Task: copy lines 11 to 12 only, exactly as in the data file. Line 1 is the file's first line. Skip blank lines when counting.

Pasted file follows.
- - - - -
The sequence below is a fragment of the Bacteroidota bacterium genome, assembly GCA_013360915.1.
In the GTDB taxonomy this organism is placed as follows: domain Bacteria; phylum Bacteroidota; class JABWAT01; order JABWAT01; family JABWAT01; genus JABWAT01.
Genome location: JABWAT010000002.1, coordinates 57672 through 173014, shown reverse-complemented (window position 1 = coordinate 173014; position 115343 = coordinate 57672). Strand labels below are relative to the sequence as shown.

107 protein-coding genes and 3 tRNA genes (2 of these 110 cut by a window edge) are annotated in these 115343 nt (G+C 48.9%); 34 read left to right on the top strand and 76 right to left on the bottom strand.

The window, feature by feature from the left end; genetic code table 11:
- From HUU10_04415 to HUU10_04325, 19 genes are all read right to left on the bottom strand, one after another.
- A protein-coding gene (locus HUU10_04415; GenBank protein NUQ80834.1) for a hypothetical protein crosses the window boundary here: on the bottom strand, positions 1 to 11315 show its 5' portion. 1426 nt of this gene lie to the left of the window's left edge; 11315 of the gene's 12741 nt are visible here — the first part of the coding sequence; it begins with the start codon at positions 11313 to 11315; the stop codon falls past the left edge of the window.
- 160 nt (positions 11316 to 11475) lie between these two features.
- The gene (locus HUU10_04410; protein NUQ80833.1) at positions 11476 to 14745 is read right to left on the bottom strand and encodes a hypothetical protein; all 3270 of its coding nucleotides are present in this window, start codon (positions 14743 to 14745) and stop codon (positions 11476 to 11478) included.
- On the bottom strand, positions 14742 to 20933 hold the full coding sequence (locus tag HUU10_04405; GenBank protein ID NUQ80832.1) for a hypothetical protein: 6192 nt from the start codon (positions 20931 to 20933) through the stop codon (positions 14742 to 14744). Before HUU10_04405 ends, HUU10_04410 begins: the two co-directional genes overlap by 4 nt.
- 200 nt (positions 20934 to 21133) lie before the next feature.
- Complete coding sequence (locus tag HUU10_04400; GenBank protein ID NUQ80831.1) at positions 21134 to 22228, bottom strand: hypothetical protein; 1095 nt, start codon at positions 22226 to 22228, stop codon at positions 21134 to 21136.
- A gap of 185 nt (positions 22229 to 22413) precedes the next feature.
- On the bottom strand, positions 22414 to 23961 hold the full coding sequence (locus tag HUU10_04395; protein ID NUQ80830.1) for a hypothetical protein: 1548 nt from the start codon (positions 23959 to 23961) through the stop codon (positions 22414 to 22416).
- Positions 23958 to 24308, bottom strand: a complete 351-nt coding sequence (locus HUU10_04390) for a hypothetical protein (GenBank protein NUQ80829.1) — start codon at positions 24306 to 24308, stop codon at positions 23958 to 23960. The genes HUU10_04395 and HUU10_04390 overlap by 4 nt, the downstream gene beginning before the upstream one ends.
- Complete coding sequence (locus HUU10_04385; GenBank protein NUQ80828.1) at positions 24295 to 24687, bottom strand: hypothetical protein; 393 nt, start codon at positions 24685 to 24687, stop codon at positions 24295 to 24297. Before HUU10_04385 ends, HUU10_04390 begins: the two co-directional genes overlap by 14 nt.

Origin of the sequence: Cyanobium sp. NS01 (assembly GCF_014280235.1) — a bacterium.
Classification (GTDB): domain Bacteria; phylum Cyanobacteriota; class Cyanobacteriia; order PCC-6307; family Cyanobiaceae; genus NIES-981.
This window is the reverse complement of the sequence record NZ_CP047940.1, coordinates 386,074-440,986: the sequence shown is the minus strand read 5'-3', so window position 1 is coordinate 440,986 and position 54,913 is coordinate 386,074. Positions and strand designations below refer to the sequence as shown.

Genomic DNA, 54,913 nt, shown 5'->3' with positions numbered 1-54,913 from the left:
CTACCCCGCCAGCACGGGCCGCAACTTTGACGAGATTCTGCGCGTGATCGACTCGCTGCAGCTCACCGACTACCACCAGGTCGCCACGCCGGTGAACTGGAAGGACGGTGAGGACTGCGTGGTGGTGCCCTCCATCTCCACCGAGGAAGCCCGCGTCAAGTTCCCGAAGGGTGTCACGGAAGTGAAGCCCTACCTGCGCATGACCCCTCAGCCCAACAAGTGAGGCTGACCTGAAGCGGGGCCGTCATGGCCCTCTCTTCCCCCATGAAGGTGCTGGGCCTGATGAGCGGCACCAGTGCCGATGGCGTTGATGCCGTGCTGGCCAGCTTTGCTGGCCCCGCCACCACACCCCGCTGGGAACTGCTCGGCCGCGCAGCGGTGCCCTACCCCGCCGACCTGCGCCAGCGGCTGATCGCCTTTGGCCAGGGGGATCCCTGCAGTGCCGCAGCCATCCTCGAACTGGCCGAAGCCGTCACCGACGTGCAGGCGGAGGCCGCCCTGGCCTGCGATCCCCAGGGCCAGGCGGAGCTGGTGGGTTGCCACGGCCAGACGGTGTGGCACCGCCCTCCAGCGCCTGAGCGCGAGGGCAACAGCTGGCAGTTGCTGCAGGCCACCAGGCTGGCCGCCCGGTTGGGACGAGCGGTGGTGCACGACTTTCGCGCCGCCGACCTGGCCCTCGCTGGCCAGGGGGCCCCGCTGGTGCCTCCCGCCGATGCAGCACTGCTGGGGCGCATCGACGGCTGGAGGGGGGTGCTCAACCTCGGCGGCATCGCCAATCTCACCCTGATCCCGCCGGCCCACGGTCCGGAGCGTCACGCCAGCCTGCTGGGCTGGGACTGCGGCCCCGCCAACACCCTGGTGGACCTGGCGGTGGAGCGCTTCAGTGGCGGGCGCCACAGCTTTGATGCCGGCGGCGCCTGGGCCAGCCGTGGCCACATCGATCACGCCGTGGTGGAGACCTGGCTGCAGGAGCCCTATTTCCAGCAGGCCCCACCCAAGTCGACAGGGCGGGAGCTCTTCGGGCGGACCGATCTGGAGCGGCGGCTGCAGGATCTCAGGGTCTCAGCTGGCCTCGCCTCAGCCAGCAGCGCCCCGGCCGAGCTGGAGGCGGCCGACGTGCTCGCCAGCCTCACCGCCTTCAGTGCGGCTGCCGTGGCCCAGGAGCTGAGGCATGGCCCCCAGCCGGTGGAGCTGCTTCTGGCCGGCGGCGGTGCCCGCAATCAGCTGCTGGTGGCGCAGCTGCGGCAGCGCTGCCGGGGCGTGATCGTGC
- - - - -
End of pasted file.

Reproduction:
- 200 nt (positions 20934 to 21133) lie before the next feature.
- Complete coding sequence (locus tag HUU10_04400; GenBank protein ID NUQ80831.1) at positions 21134 to 22228, bottom strand: hypothetical protein; 1095 nt, start codon at positions 22226 to 22228, stop codon at positions 21134 to 21136.